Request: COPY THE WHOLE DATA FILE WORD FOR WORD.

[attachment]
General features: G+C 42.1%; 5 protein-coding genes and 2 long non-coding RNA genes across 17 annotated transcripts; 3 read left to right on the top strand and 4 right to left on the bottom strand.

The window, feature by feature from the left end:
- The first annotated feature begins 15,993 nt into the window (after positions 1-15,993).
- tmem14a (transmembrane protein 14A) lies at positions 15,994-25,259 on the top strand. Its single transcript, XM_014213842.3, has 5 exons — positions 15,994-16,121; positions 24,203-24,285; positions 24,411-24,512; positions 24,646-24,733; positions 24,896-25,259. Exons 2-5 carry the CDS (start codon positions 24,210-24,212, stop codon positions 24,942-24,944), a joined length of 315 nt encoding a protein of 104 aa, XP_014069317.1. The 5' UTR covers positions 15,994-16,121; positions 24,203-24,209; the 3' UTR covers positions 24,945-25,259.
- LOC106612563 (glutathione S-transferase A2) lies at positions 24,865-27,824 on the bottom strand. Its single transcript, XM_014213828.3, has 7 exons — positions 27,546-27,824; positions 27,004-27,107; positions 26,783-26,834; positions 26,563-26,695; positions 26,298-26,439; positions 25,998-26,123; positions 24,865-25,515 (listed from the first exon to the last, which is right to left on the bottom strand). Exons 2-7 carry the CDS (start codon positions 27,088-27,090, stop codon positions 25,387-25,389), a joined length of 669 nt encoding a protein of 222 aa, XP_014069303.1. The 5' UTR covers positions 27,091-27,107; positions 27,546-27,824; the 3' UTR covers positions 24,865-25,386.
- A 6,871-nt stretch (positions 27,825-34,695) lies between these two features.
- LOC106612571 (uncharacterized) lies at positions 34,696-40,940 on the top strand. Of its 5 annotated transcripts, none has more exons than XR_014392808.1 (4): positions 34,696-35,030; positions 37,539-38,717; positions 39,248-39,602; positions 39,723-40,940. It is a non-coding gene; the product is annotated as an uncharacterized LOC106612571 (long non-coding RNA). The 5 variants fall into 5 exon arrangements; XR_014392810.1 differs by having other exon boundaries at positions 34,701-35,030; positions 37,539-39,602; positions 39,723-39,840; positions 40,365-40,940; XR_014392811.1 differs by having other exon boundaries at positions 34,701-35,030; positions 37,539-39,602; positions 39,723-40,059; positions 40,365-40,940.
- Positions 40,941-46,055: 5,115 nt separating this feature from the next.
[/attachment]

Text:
General features: G+C 42.1%; 5 protein-coding genes and 2 long non-coding RNA genes across 17 annotated transcripts; 3 read left to right on the top strand and 4 right to left on the bottom strand.

The window, feature by feature from the left end:
- The first annotated feature begins 15,993 nt into the window (after positions 1-15,993).
- tmem14a (transmembrane protein 14A) lies at positions 15,994-25,259 on the top strand. Its single transcript, XM_014213842.3, has 5 exons — positions 15,994-16,121; positions 24,203-24,285; positions 24,411-24,512; positions 24,646-24,733; positions 24,896-25,259. Exons 2-5 carry the CDS (start codon positions 24,210-24,212, stop codon positions 24,942-24,944), a joined length of 315 nt encoding a protein of 104 aa, XP_014069317.1. The 5' UTR covers positions 15,994-16,121; positions 24,203-24,209; the 3' UTR covers positions 24,945-25,259.
- LOC106612563 (glutathione S-transferase A2) lies at positions 24,865-27,824 on the bottom strand. Its single transcript, XM_014213828.3, has 7 exons — positions 27,546-27,824; positions 27,004-27,107; positions 26,783-26,834; positions 26,563-26,695; positions 26,298-26,439; positions 25,998-26,123; positions 24,865-25,515 (listed from the first exon to the last, which is right to left on the bottom strand). Exons 2-7 carry the CDS (start codon positions 27,088-27,090, stop codon positions 25,387-25,389), a joined length of 669 nt encoding a protein of 222 aa, XP_014069303.1. The 5' UTR covers positions 27,091-27,107; positions 27,546-27,824; the 3' UTR covers positions 24,865-25,386.
- A 6,871-nt stretch (positions 27,825-34,695) lies between these two features.
- LOC106612571 (uncharacterized) lies at positions 34,696-40,940 on the top strand. Of its 5 annotated transcripts, none has more exons than XR_014392808.1 (4): positions 34,696-35,030; positions 37,539-38,717; positions 39,248-39,602; positions 39,723-40,940. It is a non-coding gene; the product is annotated as an uncharacterized LOC106612571 (long non-coding RNA). The 5 variants fall into 5 exon arrangements; XR_014392810.1 differs by having other exon boundaries at positions 34,701-35,030; positions 37,539-39,602; positions 39,723-39,840; positions 40,365-40,940; XR_014392811.1 differs by having other exon boundaries at positions 34,701-35,030; positions 37,539-39,602; positions 39,723-40,059; positions 40,365-40,940.
- Positions 40,941-46,055: 5,115 nt separating this feature from the next.